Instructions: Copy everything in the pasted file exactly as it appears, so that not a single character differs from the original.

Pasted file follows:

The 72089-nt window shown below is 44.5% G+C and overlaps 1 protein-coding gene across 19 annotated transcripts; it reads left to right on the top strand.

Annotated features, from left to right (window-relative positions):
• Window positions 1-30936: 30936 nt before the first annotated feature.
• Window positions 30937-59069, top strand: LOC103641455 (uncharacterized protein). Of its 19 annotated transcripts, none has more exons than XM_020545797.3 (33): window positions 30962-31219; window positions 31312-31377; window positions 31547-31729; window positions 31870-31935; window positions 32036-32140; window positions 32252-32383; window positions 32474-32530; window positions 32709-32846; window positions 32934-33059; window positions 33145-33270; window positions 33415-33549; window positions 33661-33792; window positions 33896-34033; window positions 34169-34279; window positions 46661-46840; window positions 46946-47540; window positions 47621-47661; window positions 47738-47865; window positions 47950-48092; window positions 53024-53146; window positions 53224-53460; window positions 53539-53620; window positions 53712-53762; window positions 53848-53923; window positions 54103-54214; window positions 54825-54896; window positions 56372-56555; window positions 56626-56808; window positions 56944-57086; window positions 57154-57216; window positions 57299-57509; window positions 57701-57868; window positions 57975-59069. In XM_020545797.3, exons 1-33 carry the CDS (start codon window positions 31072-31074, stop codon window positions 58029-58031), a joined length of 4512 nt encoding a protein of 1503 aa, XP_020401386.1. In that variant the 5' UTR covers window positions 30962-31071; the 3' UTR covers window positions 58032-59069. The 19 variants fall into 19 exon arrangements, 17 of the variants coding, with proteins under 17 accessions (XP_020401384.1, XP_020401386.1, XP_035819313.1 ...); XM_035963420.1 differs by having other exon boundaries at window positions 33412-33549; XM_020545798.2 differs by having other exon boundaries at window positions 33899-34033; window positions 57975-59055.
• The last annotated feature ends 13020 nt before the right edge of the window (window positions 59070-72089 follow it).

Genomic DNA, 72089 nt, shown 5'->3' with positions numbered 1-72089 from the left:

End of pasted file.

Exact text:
The 72089-nt window shown below is 44.5% G+C and overlaps 1 protein-coding gene across 19 annotated transcripts; it reads left to right on the top strand.

Annotated features, from left to right (window-relative positions):
• Window positions 1-30936: 30936 nt before the first annotated feature.
• Window positions 30937-59069, top strand: LOC103641455 (uncharacterized protein). Of its 19 annotated transcripts, none has more exons than XM_020545797.3 (33): window positions 30962-31219; window positions 31312-31377; window positions 31547-31729; window positions 31870-31935; window positions 32036-32140; window positions 32252-32383; window positions 32474-32530; window positions 32709-32846; window positions 32934-33059; window positions 33145-33270; window positions 33415-33549; window positions 33661-33792; window positions 33896-34033; window positions 34169-34279; window positions 46661-46840; window positions 46946-47540; window positions 47621-47661; window positions 47738-47865; window positions 47950-48092; window positions 53024-53146; window positions 53224-53460; window positions 53539-53620; window positions 53712-53762; window positions 53848-53923; window positions 54103-54214; window positions 54825-54896; window positions 56372-56555; window positions 56626-56808; window positions 56944-57086; window positions 57154-57216; window positions 57299-57509; window positions 57701-57868; window positions 57975-59069. In XM_020545797.3, exons 1-33 carry the CDS (start codon window positions 31072-31074, stop codon window positions 58029-58031), a joined length of 4512 nt encoding a protein of 1503 aa, XP_020401386.1. In that variant the 5' UTR covers window positions 30962-31071; the 3' UTR covers window positions 58032-59069. The 19 variants fall into 19 exon arrangements, 17 of the variants coding, with proteins under 17 accessions (XP_020401384.1, XP_020401386.1, XP_035819313.1 ...); XM_035963420.1 differs by having other exon boundaries at window positions 33412-33549; XM_020545798.2 differs by having other exon boundaries at window positions 33899-34033; window positions 57975-59055.
• The last annotated feature ends 13020 nt before the right edge of the window (window positions 59070-72089 follow it).

Genomic DNA, 72089 nt, shown 5'->3' with positions numbered 1-72089 from the left: